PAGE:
C’mon, let’s be honest here. How often do you skip over description? You’re reading along, you see it coming… a huge block of boring text. You skim it or jump to the next interesting looking part.

But there are reasons you should want readers to notice your description.

Description can:

  • build your setting and your world
  • add to the aesthetics of your story
  • add to your character development (yes, you read that right)

Here’s the beautiful thing about it – description can do all that at once. Here’s how:

What Great Description Isn’t

Well-crafted description isn’t long. It isn’t cliché. Because it isn’t long or cliché, it isn’t boring. Even if you’ve written the most incredible paragraph of all time, if it drags on for a page, your readers aren’t going to take the time to plow through it.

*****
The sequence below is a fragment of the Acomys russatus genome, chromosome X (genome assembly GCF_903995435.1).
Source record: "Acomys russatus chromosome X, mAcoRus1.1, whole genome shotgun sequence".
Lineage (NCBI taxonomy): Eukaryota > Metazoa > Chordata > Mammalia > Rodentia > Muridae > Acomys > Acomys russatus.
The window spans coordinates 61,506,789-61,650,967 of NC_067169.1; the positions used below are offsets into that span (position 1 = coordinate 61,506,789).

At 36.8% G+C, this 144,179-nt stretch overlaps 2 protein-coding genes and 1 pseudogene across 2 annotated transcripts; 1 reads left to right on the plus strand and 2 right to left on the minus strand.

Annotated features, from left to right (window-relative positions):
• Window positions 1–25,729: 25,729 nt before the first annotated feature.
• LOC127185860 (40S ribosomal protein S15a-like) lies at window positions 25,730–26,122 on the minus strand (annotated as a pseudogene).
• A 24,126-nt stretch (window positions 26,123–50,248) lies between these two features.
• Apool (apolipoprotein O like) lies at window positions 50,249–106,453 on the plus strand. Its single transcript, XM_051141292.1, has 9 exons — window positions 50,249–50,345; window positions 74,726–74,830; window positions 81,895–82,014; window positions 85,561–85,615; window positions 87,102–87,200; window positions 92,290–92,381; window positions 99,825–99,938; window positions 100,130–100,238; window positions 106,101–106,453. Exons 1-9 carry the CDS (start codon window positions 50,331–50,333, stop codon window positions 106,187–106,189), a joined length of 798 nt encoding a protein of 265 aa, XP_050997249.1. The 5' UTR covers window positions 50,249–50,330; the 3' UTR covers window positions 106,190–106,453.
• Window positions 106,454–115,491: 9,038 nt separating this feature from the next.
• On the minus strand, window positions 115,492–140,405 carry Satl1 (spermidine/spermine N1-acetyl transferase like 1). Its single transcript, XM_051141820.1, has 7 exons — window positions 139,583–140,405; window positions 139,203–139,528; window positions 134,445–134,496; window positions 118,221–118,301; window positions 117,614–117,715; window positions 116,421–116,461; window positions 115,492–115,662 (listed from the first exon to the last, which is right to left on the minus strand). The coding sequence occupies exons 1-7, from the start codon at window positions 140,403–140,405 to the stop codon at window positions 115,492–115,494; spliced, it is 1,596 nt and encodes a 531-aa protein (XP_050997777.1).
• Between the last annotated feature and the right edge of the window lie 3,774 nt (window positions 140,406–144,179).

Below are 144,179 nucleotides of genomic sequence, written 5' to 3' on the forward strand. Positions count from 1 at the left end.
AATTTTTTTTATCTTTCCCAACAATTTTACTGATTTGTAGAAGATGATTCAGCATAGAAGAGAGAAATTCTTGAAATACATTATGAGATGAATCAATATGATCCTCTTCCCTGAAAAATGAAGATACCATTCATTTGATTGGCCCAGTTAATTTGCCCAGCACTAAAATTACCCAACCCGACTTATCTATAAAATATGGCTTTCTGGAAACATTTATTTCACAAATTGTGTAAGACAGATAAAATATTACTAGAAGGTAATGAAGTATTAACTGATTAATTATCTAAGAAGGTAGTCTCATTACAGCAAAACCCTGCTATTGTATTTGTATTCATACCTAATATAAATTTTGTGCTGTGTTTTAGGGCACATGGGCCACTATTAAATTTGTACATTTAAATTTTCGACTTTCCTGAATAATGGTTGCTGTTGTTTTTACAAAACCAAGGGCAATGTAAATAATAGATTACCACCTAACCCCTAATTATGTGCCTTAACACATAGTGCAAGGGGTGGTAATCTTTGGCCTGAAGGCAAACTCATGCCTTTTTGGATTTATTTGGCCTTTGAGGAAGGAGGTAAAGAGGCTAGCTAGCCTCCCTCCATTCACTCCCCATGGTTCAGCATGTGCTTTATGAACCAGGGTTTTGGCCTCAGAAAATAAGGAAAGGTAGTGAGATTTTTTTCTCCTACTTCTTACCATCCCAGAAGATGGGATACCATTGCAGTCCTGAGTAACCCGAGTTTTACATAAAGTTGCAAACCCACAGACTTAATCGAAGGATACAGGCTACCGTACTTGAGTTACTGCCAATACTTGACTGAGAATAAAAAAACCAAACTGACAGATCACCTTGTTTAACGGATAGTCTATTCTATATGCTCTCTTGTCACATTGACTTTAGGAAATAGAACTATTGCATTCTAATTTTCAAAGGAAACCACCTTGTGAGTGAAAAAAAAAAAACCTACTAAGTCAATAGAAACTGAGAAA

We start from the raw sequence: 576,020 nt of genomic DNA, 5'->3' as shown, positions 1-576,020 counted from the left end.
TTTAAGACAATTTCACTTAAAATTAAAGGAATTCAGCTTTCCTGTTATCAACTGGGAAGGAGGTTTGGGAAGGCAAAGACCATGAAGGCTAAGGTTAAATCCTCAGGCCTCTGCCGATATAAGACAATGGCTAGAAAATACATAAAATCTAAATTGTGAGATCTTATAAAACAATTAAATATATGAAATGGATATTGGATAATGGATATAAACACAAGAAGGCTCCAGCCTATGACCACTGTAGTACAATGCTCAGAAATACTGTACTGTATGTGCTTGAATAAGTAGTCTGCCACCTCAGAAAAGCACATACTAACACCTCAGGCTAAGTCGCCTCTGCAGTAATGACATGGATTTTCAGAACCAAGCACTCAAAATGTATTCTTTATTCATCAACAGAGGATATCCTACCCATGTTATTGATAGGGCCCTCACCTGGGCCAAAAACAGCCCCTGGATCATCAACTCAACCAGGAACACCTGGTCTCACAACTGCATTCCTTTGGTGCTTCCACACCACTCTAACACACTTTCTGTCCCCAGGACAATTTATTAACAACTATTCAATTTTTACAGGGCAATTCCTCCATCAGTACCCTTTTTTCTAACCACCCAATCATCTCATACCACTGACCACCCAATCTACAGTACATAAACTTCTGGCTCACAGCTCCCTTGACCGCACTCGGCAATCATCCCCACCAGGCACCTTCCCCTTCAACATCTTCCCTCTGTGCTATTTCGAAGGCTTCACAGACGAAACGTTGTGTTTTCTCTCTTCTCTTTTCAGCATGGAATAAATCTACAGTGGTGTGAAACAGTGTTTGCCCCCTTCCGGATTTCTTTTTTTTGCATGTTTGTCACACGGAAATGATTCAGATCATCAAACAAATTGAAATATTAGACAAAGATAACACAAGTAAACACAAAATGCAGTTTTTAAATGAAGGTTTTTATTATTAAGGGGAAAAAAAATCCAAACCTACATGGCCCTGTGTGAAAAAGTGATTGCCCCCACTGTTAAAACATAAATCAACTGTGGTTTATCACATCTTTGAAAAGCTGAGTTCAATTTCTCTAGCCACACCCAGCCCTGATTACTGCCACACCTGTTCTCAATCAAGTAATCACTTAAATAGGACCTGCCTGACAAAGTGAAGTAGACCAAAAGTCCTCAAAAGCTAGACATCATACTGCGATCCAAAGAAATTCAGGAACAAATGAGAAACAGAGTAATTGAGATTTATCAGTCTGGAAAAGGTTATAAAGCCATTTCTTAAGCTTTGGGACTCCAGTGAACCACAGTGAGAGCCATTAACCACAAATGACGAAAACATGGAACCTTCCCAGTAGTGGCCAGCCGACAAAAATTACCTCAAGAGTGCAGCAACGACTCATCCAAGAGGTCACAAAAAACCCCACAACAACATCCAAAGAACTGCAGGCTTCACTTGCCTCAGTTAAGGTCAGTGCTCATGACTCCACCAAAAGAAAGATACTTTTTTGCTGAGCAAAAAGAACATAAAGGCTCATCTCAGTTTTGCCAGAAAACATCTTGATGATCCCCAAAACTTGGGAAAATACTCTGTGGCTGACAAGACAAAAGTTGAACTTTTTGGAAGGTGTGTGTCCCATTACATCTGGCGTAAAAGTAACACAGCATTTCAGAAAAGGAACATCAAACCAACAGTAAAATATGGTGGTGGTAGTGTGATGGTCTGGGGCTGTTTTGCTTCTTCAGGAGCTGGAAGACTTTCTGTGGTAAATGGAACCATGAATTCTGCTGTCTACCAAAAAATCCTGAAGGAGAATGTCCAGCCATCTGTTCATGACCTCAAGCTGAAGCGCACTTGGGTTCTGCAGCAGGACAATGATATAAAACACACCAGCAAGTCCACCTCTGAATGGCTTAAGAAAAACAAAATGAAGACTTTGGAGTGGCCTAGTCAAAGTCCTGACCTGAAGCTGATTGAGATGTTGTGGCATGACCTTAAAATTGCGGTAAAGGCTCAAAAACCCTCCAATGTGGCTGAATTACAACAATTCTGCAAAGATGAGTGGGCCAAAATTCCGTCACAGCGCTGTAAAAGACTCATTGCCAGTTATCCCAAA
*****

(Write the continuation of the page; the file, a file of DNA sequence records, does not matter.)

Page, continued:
Keep it short. Keep it simple. And be original.

Don’t be afraid to think outside of the box when describing your world. It’s your world, isn’t it? Describe it in a way that’s unique to you. Your readers will lap it up.

What Great Description Is

Here’s the real secret. Are you paying attention?

The best description is told from a character’s perspective.

This can be done no matter what point of view you’re writing from. Even in third person, you should still be focusing from the perspective of one character and writing with some of their voice.

When your character walks into a room, what do they see? More importantly, how do they see things?

Two characters could see the same vase. One might think of how perfect it would be for flowers. Another would think of how great it would be to store their stamp collection.

You’re describing the same vase, but you’re also giving a hint into character. Your readers aren’t bored, because they are interested in your characters’ habits and thoughts. They’re reading what you want them to read, they’re seeing your world, and they’re interested in it.

Any Wheel of Time fans? Robert Jordan was a master at this. The way an Aiel would describe a river is very different from the way a “wetlander” would describe the same river.

Description can make or break your story. What are some tricks that you use to work it in? What are some examples of character-based description you can think of?